“You get a get-out-of-jail-free card when you reach a certain age,” says Margaret Atwood, sitting on the edge of a chair in the austere library of midtown’s Cornell Club. “People are no longer afraid that you’re going to turn them down for a date.”
It’s the day before the 73-year-old Atwood—probably the world’s most distinguished doomsday novelist, who says she’s been going undercover lately as a benign old lady “handing out the gingerbread cookies”—takes a transatlantic journey on the Queen Mary 2 with her longtime partner Graeme Gibson (a former novelist who quit fiction for PEN-world literary philanthropy) and her two grandkids. It’s a literal and figurative launch to celebrate (and escape before) the publication of her upcoming novel, MaddAddam, the final installment of the postapocalyptic trilogy of “speculative fiction” that Atwood began with 2003’s Oryx & Crake and continued with 2009’s The Year of the Flood—a series in which a culture of bioengineering, genetic food modification, and pharmaceutically induced mega-orgasms has gone devastatingly awry, leaving a small group of humans, and some quasi-humans, to sift through the remains of a civilization decimated by an intentional pandemic and haunted by uncannily intelligent super-swine called Pigoons. And while the three books might not be the Booker Prize winner’s apex (that’s likely to remain 1985’s sadly prescient feminist parable The Handmaid’s Tale), it’s probably her most incisive and sociologically acute work—and that’s just as she means it to be. For Atwood, the books are not a fantasy vision but a picture of a very near and very plausible future. Which is exactly why she gets so peevish when anyone calls it sci-fi.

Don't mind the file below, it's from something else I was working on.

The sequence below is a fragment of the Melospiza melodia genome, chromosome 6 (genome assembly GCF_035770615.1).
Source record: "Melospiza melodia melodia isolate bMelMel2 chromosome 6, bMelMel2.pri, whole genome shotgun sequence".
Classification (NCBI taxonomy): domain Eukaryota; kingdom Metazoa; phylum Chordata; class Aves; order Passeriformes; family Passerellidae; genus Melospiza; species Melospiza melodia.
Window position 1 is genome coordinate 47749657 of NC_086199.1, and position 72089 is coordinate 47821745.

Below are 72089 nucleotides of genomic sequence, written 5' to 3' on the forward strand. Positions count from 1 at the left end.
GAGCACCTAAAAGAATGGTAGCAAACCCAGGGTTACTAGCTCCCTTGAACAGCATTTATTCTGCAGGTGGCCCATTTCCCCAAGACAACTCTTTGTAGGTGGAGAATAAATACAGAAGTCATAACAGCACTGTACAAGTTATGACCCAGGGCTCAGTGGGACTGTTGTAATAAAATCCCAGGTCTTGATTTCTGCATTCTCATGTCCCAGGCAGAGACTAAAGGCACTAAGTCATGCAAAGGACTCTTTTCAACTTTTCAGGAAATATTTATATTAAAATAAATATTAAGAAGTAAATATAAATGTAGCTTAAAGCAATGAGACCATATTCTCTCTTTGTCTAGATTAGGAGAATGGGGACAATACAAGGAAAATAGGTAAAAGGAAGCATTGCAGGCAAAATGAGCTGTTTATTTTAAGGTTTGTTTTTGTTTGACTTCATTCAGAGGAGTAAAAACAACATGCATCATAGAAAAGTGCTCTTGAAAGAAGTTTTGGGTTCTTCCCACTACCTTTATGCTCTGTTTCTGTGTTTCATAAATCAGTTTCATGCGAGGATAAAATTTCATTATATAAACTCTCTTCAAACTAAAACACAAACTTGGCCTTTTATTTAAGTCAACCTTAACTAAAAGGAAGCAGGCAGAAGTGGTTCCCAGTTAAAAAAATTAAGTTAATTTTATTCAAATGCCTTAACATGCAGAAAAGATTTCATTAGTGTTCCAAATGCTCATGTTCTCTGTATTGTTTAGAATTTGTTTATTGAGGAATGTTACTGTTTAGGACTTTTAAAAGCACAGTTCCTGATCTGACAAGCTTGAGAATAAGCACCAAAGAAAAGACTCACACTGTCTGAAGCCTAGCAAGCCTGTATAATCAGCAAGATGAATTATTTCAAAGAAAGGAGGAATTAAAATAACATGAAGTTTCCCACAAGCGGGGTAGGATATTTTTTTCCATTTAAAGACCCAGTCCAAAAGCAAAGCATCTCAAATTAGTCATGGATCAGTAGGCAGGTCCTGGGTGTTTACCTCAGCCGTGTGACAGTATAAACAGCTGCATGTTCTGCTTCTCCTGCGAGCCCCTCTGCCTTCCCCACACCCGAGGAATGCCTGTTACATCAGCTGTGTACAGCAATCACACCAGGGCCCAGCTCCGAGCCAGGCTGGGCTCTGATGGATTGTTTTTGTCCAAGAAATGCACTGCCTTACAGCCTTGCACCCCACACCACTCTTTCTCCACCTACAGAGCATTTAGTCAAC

“I hate to tell you this, but you will never actually go to a galaxy far, far away and encounter Darth Vader. That’s science fiction; it isn’t going to happen,” says Atwood, dressed primly in a black blouse and pants and brightly patterned scarf, speaking in a clipped Canadian accent that makes her initially seem a bit more imposing than those gingerbread cookies would suggest. But the stuff in these books? She leans forward. “This could be you.
“We’re constantly presented with moral choices,” says Atwood, trying to explain the calculus of that “could.” “We might find lab meat icky, but on the other hand, think about the huge amount of methane that’s emitted by the livestock business. There’s a downside to everything. So what you really should be asking is, ‘Does the downside outweigh the upside?’ ”
Then there are things with weird upsides. The Black Plague, for example: not entirely bad! “The mortality rate was 50 percent,” she acknowledges, “but women had entry into a lot of fields that they had been excluded from before because there was such a shortage of people. Our problem right now is that we’re so specialized that if the lights go out, there are a huge number of people who are not going to know what to do. But within every dystopia there’s a little utopia.”